Adapter allows classes with incompatible interfaces to work together, by converting the interface of one class into a form that a client expects. Basically you create an Adapter class as a go-between to convert messages from one interface to another.
There are two kinds:
- Object adapter: makes use of a toolkit/library class to implement its functionality.
- Class-based adapter: uses multiple inheritance to make use of another superclass's functionality. However Riel says we should Avoid multiple inheritance.
- You have an existing class (eg toolkit or library), but its interface doesn't fit in with your system
- You want to create a reusable class that cooperates with unrelated or unforeseen classes
- Object adapter only: You need to use several existing subclasses, but you don't want to adapt their interface by subclassing each one. Object adapters can adapt the interface of the parent class.
From Gang of Four Design Patterns book:
- Defines domain specific interface that a Client uses
- Collaborates with objects that implement the Target interface
- An existing interface that needs adapting
- Adapts the interface of Adaptee to the Target interface
Clients call operations on an Adapter object. The Adapter calls Adaptee operations to carry out the request.
From the Gang of Four Design Patterns book:
In this example we have a drawing editor with an editable Shape object that can draw itself. Implementing the Line subclass is reasonably simple, however if we need to display and edit text with the TextShape class it can be a lot harder to implement, and we may wish to use an existing toolkit called TextView. The problem is that TextView wasn't designed for the Shape class, so we need to adapt the interface without modifying the TextView toolkit (even if the toolkit was open source it would not make sense to modify a toolkit for one domain specific application).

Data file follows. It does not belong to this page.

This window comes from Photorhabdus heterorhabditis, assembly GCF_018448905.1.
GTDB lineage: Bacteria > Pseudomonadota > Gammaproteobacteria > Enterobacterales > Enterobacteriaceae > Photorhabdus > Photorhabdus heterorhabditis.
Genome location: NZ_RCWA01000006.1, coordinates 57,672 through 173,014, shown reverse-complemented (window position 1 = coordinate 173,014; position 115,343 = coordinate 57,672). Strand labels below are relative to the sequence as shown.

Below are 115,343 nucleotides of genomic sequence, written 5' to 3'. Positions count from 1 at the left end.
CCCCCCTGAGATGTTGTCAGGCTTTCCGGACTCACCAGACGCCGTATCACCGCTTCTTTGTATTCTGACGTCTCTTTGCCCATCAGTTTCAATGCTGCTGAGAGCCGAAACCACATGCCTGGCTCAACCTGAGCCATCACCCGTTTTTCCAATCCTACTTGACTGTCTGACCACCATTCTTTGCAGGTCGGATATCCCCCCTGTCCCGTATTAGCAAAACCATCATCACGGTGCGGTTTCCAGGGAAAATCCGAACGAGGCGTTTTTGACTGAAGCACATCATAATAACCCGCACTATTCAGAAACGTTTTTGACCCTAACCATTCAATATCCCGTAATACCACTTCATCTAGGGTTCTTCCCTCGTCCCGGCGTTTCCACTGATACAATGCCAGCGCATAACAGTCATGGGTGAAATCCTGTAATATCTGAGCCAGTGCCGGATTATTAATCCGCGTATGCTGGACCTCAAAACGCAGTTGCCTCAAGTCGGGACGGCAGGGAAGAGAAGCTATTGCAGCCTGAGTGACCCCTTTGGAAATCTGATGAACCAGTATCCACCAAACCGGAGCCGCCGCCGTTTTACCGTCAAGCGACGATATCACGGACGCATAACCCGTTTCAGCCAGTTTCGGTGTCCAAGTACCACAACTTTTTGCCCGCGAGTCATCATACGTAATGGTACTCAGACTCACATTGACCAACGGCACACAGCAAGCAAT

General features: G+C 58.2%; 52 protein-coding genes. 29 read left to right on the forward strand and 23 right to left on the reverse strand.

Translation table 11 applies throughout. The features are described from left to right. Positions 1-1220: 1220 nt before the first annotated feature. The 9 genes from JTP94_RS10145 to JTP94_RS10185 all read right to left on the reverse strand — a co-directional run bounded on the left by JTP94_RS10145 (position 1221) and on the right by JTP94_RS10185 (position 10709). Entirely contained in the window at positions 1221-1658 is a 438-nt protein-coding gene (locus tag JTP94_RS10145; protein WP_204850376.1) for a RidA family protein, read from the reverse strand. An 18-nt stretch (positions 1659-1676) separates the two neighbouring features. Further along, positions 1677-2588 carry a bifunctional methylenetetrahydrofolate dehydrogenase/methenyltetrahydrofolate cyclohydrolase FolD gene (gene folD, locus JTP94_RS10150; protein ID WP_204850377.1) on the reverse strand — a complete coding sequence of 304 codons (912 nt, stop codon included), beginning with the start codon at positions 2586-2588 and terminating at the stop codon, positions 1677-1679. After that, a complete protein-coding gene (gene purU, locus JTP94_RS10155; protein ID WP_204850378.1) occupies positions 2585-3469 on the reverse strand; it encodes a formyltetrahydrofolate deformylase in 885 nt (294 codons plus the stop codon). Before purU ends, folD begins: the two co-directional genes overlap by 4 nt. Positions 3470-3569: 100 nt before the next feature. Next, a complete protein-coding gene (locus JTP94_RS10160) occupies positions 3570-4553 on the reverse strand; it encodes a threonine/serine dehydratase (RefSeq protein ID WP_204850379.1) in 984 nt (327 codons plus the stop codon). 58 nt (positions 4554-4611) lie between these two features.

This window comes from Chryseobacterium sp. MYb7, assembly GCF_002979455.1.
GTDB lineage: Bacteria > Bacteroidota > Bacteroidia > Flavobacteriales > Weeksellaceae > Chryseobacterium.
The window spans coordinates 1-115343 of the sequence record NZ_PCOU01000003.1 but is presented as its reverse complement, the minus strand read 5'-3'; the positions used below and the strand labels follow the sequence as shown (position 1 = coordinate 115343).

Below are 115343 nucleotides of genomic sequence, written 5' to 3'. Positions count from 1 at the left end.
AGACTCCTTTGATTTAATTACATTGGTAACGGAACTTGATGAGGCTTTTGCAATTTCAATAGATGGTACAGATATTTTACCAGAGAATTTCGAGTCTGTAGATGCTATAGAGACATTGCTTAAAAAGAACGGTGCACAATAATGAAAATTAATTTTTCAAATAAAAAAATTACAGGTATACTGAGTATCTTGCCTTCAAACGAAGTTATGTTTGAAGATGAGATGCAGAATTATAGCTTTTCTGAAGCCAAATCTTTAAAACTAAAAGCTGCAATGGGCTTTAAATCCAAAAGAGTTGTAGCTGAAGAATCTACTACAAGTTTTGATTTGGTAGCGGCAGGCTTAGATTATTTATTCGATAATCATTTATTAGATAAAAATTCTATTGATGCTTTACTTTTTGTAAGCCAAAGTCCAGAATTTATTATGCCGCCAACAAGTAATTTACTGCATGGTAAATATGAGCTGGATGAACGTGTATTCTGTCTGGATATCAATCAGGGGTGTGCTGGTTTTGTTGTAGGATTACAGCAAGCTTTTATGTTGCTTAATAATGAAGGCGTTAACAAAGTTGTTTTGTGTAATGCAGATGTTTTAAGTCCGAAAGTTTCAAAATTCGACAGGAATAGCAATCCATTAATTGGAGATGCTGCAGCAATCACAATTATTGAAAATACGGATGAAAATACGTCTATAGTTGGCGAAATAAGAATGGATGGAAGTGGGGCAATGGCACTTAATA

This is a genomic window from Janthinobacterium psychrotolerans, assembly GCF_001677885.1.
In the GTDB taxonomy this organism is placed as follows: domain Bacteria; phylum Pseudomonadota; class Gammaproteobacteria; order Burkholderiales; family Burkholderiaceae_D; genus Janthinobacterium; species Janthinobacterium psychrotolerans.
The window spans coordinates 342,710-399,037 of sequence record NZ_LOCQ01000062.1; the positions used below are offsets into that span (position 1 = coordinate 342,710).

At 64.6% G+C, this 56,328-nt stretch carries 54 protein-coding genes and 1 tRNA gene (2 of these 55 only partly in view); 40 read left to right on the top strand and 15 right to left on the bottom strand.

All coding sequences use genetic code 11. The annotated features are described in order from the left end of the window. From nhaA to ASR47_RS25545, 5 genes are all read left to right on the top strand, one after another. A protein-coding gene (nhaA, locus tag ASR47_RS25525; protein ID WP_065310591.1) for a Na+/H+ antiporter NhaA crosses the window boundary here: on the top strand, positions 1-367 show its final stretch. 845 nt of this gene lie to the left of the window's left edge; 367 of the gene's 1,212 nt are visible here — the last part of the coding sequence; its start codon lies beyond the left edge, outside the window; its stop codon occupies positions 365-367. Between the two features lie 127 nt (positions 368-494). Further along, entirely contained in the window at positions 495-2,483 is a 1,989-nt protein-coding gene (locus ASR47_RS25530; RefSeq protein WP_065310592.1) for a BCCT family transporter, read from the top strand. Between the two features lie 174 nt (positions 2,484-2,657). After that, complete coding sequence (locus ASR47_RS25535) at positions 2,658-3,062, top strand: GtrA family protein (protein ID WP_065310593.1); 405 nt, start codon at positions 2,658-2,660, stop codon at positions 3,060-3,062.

The solution is to make TextShape an Adapter class, in this example we use the object adapter solution. Shapes boundingBox() requests are converted to the TextViews getExtent() request by TextShape. This allows the DrawingEditor to use the TextView class.
TextShape is also responsible for functionality that TextView doesn't provide. The diagram shows how TextShape implements the createManipulator() method of Shape.
You can find here a nicely explained java code example of the Adapter Pattern usage in the real world.
There are advantages and disadvantages to using object and class adapter.
- won't work when we want to adapt a class and its subclasses.
- lets Adapter override some of Adaptee's behavior.
- introduces only one object with no pointers needed to get to Adaptee.
- lets a single Adapter adapt any number of Adaptees.
- makes it harder than class adapter to override Adaptee functionality. To do this, we have to make an Adaptee subclass and access that from the Adapter.
- Bridge: The structure of Bridge looks similar but has a different intent. It aims to separate an interface from its implementation so they can be varied independently while adapter changes the interface of an existing object.
- Decorator: This pattern adds functionality to an object without changing its interface and also supports recursive composition which is not possible using adapters.
- Prototype: This pattern wraps up another object and does not change its interface.
- Proxy: A proxy appears similar to an adapter except it provides an identical interface and its intent is completely different. It is used to transparently perform some additional functions, while an adapter is used to provide an alternative interface.
Class adapter conflicts with several design maxims:
Creational: Abstract Factory | Builder | Factory Method | Prototype | Singleton